# Making A 20dB Low Noise Amplifier For A 400MHz Radio

[Will] recently tipped us about a 400MHz Low Noise Amplifier (LNA) module he made. His detailed write-up starts by explaining the theory behind an amplifying chain. Assuming a 50 Ohm antenna system receives a -70dBm signal, the total peak to peak voltage would be less than 200uV (.0002 volts). If the first amplifying stage doesn’t consist of an LNA, then the added noise would later be amplified by the other elements of your system.

[Will] then detailed how he picked his LNA on Digikey, mainly by looking for one that had a less than 1dB Noise Figure. His final choice was the Sky65047: a small budget-priced 0.4-3.0GHz low noise amplifier with a theoretical gain of 20dB at 400MHz. He made the PCB you can see in the picture above, removing the soldermask on the signal path in order to lower the permitivity. Because of a few mistakes present in the application note, it took [Will] quite a while to get his platform up and running with a 20dB gain but a 4.5dB NF. He also measured the input return loss using a directional coupler, which ended up being quite close to the datasheet’s 14dB number.

## 21 thoughts on “Making A 20dB Low Noise Amplifier For A 400MHz Radio”

1. camerin says:

Sorry the wording on this post is making me cringe. A return loss of 14dB would be terrible. I would imply that more power is returning from the amplifier then you are putting in, by more the n 10 times.

1. Dodo says:

RF engineers often say ‘a return loss of n dB’, while they actually mean ‘-n dB’. In theory a return loss of >0dB is possible with an active component.

1. camerin says:

I know, it drives me nuts when people do that, specifically because it is possible to reflect more RF energy then was directed into they system.

1. Return loss is the loss from a full reflected signal. It is always given as a positive number.

2. No, 14 dB is correct. It’s a return “loss”‘ meaning your returned signal has “lost” 14 dB. It would have a return gain of -14 dB, but no one uses that terminology. RF engineers know what you are talking about when you even say a return loss of -14 dB, which is incorrect, but they got that from reading 20*LOG10(|s11|).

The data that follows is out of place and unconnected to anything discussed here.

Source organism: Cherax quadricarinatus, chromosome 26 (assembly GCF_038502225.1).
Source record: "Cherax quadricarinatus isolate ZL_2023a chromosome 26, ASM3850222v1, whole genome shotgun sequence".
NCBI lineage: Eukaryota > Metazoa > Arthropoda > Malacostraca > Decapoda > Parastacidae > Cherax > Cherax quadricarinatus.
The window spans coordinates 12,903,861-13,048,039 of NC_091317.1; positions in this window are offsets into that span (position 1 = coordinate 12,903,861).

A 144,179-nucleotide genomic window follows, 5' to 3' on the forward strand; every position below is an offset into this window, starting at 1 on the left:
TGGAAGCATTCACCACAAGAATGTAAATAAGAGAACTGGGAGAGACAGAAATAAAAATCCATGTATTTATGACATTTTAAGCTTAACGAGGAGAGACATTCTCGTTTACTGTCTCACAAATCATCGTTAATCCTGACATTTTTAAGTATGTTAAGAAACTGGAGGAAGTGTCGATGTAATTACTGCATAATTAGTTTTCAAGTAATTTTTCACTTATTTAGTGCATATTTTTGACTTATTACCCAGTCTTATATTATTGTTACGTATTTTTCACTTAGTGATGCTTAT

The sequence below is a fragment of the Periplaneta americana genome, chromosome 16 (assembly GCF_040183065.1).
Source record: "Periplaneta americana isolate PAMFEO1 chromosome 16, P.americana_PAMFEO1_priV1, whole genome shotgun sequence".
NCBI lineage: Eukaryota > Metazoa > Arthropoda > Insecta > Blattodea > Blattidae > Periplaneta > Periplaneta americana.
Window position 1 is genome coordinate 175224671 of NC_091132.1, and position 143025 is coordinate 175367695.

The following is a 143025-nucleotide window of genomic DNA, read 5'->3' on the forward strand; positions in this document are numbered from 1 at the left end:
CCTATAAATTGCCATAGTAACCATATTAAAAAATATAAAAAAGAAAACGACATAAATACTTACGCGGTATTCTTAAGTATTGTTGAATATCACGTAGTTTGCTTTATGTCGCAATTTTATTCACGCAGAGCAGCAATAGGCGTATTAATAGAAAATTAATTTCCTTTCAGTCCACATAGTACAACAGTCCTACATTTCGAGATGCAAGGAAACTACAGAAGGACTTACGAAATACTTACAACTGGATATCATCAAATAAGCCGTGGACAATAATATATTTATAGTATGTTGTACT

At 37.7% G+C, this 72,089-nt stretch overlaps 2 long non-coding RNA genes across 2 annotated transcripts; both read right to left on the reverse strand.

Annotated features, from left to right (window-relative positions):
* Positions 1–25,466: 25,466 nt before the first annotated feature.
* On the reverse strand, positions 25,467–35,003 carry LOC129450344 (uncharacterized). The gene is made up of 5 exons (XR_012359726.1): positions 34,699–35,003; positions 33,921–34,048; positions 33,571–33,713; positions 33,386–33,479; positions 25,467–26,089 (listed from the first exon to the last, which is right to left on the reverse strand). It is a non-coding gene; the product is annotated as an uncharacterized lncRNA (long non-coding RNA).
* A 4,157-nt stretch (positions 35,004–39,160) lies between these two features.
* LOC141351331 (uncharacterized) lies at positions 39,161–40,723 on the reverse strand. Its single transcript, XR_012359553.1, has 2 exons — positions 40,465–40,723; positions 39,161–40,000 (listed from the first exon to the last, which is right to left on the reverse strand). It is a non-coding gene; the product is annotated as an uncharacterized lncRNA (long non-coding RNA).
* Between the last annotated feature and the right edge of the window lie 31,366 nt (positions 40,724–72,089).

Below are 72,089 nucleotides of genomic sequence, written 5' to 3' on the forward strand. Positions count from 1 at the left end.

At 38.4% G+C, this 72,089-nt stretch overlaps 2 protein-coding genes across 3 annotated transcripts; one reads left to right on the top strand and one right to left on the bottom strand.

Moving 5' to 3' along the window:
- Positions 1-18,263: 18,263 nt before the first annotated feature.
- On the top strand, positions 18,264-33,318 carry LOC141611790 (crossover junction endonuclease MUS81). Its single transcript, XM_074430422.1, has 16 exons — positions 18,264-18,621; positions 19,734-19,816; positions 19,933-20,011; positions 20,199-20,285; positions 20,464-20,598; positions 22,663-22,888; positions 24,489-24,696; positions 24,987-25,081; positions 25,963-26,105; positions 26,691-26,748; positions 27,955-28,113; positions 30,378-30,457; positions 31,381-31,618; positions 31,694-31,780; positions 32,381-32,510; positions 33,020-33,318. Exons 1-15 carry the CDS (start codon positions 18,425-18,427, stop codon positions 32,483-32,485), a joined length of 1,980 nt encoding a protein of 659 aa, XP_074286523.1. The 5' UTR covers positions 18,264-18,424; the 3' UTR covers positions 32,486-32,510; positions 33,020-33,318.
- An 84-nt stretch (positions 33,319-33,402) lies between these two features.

3. Return LOSS, not return gain. RL of 14 dB is beautiful; it’s below a 1.5:1 SWR. Return loss means the ratio of signal reflected back due to impedance mismatch.

I’ve used this same amp chip at 900 MHz; it does make a nice LNA.

2. igiq says:

This is where valve would be more suitable.

1. Show me a valve amp that can achieve < 1dB noise figure. Thermionic noise limits you.

1. 0c says:

But it will definitely sound warmer, with a full rich tone that is forward and crisp on the aural palate without being overly fatiguing.

3. Steve0 says:

Hittite HMC616LP3 plus the 120728 evaluation board would have also been a good solution.

1. eb4fbz says:

At \$227 it should work well…

4. Mystick says:

Out of curiosity, what’s with all the small holes drilled in the ground plane?

1. Steve says:

It’s called ground plane stitching – it reduces resistance to ground. Usually there is a solid ground plane on the back of the board. If you omit the ground stitching the bypass capacitors and other items tied to ground will perform less than optimally.

5. N0QBH says:

Looks like he had to swap C1 and L1.

6. David says:

No point in worrying too much about the noise figure of an amp this broadband, since it will pick up RF from anything and everything…

1. Very true. I was surprised to see that. Desensitization and harmonics from strong out-of-band signals are a major concern. I’ll likely need to build a pre-selection filter.

7. elia says:

Is it just me or is that solder purple? Very pretty

1. I wish! I have a fluorescent light at my workstation with a plant bulb. It casts a purple light when I white balance to the rest of the light in the room.

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